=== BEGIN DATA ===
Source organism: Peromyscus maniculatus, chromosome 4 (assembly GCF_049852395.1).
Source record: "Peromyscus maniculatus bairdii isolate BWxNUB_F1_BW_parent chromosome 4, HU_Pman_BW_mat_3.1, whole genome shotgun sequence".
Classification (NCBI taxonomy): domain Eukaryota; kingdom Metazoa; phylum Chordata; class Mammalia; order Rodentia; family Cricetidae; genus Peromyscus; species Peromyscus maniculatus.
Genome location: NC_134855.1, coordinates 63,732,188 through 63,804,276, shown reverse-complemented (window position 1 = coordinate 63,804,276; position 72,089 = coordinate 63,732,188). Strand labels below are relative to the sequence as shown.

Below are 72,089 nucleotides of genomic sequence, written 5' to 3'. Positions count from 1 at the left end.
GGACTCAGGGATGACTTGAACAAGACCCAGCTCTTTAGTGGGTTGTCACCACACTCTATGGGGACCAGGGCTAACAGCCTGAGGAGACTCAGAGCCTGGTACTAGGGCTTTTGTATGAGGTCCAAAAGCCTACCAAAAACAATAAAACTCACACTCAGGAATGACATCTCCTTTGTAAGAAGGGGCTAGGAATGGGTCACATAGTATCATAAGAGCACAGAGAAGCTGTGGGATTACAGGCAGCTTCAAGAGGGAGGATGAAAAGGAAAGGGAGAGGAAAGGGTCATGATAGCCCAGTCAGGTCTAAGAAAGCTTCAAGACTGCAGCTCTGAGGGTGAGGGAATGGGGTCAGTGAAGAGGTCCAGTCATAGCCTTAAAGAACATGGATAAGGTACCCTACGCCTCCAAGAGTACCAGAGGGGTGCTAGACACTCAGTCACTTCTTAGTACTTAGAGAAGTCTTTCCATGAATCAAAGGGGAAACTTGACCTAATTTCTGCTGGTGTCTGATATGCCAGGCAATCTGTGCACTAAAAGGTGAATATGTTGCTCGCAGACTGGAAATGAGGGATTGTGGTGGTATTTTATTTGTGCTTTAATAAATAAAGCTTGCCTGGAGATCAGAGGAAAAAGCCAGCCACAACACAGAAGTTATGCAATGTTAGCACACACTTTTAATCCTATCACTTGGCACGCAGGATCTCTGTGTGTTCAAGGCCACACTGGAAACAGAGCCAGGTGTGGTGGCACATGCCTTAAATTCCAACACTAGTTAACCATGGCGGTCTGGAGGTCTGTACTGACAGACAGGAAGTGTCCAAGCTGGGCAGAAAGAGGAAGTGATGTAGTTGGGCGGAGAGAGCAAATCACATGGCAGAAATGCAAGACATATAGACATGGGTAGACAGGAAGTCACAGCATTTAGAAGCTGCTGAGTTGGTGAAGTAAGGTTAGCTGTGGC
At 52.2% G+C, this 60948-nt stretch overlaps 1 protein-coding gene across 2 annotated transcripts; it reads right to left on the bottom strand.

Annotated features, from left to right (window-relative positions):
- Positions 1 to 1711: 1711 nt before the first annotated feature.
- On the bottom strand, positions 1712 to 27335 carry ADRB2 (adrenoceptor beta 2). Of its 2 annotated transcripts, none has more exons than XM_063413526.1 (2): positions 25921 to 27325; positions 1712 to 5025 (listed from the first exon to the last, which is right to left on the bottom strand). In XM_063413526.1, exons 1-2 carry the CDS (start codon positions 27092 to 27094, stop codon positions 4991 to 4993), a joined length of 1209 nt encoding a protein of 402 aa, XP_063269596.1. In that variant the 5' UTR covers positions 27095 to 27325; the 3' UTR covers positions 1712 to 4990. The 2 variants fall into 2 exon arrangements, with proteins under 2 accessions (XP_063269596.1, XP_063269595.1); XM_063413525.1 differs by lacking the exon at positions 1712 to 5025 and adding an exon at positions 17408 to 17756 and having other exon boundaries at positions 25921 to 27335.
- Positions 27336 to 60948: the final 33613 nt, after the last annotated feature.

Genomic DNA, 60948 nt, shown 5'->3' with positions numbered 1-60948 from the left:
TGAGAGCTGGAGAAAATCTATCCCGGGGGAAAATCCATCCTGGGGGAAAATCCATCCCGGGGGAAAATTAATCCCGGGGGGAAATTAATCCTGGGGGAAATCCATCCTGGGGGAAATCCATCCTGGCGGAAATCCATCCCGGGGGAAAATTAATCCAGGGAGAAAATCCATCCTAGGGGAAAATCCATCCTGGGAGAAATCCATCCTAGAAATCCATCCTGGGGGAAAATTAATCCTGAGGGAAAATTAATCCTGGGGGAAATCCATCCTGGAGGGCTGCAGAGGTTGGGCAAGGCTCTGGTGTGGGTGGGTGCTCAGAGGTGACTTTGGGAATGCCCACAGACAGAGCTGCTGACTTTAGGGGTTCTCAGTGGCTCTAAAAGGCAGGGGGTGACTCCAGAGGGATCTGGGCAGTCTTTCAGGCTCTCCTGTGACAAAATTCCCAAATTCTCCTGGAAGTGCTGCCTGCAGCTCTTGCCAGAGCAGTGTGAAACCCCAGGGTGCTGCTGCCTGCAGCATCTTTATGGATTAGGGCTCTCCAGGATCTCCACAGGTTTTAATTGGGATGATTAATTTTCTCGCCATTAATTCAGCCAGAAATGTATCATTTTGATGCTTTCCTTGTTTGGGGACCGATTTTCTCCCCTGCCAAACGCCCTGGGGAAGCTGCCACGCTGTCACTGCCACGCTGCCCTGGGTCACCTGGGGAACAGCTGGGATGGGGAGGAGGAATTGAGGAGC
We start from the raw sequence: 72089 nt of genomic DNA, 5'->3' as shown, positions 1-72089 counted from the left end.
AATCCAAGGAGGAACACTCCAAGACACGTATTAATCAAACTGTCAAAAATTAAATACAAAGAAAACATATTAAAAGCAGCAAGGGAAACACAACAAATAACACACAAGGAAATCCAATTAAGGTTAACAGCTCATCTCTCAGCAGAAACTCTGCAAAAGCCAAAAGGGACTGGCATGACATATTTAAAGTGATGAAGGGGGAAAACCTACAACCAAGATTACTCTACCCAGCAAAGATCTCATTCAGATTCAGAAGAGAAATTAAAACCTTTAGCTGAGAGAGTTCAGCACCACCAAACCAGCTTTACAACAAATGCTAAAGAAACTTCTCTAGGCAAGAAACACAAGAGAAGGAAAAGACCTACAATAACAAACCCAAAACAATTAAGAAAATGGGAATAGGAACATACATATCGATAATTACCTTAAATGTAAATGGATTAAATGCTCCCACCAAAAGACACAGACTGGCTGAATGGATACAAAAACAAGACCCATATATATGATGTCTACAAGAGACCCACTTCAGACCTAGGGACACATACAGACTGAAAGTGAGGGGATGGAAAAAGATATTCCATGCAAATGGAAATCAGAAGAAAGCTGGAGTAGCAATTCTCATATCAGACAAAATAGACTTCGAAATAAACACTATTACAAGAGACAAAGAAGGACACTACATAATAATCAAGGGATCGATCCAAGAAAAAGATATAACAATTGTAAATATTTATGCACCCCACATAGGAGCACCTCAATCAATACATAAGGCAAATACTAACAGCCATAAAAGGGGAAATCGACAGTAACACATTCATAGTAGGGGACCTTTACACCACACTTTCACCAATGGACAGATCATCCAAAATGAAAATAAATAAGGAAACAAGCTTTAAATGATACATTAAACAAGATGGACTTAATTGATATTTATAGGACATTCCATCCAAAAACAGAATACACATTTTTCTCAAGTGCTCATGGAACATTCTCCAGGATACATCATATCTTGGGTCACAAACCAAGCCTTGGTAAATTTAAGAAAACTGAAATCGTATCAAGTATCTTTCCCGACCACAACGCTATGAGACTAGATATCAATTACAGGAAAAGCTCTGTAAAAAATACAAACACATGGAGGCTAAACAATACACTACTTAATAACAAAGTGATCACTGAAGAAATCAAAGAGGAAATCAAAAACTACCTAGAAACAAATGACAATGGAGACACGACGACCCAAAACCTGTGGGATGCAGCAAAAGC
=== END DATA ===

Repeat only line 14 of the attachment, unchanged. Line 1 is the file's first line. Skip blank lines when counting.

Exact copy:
We start from the raw sequence: 72089 nt of genomic DNA, 5'->3' as shown, positions 1-72089 counted from the left end.